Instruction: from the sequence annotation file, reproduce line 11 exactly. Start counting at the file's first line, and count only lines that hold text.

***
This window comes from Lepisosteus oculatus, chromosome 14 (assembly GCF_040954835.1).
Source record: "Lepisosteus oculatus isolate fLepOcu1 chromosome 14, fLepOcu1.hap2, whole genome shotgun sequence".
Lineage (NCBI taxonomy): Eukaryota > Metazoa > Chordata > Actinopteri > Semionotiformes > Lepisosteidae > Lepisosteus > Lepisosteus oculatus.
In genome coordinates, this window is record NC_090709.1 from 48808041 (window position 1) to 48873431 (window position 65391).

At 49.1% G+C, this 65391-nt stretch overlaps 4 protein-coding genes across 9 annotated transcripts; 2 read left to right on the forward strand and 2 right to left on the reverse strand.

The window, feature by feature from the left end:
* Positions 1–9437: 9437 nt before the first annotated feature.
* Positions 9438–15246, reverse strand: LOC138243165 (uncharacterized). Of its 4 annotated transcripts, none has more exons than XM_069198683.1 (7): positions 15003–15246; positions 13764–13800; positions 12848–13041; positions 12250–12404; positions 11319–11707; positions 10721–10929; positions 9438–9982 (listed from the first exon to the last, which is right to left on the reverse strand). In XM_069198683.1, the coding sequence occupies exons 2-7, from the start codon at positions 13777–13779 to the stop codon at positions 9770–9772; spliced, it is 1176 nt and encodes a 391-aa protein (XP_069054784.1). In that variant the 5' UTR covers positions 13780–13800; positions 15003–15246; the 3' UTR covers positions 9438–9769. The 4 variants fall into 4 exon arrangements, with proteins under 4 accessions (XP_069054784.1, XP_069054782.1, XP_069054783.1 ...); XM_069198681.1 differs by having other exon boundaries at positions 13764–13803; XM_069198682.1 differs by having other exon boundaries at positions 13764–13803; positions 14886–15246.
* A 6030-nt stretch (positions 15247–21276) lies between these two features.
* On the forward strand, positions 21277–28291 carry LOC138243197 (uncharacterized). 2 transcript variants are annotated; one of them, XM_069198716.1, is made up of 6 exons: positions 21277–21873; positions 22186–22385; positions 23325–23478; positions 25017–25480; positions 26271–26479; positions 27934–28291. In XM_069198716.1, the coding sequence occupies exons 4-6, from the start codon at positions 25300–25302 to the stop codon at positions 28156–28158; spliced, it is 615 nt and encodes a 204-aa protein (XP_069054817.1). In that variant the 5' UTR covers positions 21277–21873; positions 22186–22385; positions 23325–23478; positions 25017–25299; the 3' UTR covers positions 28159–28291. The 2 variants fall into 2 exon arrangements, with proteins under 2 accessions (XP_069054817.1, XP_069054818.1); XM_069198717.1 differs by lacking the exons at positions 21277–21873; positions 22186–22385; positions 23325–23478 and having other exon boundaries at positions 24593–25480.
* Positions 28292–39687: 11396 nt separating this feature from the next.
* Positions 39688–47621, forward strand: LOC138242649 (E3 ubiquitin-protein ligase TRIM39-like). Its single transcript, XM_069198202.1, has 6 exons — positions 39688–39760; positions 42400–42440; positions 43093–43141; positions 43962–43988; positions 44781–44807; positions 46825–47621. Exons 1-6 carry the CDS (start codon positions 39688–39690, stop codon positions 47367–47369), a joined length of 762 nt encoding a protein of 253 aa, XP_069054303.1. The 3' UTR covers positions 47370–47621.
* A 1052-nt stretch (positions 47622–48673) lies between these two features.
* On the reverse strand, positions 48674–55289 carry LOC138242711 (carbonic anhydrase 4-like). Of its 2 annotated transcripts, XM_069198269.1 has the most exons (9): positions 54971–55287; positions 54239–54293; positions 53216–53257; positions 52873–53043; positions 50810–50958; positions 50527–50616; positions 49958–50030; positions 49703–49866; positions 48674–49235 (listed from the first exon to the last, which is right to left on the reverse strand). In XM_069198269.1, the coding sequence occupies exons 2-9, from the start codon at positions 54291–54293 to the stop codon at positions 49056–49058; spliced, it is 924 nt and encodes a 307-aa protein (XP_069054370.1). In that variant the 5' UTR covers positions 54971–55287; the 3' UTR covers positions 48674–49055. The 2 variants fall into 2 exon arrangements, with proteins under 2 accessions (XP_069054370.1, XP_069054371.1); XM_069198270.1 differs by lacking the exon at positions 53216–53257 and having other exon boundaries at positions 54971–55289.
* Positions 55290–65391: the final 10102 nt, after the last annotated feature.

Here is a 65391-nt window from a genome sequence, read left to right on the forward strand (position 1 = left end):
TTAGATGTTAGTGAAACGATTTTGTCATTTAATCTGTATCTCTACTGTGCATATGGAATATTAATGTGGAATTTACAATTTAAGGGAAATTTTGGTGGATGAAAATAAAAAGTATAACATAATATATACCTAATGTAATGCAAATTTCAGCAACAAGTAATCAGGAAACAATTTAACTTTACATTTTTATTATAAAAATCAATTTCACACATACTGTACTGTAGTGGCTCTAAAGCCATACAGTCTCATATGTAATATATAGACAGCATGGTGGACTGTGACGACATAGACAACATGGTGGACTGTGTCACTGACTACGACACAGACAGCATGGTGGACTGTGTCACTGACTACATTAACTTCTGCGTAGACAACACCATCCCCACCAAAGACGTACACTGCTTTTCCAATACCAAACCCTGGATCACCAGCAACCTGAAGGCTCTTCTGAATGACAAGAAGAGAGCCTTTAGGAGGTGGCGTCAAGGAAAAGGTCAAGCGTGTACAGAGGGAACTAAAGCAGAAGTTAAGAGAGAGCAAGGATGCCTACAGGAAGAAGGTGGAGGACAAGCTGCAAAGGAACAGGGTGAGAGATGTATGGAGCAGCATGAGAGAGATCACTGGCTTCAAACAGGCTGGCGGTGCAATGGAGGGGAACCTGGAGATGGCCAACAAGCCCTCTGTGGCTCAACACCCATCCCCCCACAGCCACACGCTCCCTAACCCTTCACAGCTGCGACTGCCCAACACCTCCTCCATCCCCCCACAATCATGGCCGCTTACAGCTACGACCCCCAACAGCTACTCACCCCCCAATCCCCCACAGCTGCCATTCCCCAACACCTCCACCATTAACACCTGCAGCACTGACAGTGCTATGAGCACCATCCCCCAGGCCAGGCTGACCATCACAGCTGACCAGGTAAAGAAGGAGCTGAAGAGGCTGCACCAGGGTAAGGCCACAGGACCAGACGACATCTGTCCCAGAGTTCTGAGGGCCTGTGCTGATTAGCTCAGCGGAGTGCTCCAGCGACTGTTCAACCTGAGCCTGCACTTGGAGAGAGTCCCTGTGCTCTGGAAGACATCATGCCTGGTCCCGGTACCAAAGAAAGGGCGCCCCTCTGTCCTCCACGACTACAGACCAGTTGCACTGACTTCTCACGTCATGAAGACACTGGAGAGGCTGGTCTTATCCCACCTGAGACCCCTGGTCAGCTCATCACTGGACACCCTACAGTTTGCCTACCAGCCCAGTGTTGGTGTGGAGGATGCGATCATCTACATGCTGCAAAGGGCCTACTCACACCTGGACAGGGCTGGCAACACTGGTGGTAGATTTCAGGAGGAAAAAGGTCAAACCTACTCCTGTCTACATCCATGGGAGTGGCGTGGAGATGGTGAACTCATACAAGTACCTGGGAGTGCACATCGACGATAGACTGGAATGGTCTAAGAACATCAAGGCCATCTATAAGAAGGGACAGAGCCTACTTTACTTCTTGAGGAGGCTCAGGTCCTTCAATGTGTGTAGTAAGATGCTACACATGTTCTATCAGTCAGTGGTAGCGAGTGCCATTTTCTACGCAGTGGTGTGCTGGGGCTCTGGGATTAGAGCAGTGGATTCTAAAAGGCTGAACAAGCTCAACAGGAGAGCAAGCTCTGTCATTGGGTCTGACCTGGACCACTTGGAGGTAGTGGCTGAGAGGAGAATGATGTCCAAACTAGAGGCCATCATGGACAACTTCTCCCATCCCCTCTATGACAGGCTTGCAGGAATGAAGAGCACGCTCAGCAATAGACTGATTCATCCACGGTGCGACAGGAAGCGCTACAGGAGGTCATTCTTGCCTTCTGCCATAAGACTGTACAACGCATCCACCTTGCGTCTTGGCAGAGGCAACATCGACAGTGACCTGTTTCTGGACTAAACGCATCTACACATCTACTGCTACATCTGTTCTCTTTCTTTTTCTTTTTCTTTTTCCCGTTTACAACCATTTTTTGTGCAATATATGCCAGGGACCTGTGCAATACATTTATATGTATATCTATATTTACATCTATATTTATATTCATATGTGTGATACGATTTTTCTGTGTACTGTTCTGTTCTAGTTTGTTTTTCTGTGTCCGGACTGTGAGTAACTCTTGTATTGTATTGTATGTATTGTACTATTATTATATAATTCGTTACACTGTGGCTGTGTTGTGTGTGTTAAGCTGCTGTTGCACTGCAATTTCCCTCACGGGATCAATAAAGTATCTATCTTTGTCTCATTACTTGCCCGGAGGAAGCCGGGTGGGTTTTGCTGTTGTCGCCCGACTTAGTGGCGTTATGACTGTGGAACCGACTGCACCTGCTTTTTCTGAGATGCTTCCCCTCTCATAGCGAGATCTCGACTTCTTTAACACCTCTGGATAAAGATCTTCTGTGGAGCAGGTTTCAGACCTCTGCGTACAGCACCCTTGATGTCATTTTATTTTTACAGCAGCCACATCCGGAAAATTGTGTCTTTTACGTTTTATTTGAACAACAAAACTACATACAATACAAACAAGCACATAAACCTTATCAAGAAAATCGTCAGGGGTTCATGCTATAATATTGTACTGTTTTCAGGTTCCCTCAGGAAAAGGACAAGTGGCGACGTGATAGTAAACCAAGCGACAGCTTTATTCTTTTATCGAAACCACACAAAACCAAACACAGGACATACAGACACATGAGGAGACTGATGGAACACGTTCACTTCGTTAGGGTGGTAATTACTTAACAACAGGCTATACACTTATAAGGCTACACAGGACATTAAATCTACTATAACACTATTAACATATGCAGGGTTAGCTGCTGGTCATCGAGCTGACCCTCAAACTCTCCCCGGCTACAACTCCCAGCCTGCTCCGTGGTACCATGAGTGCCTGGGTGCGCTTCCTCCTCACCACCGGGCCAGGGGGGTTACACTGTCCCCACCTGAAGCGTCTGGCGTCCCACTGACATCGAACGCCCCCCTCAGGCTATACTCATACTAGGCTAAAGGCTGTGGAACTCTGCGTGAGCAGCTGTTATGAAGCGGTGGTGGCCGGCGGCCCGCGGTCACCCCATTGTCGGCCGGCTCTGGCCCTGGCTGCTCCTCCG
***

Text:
* Positions 28292–39687: 11396 nt separating this feature from the next.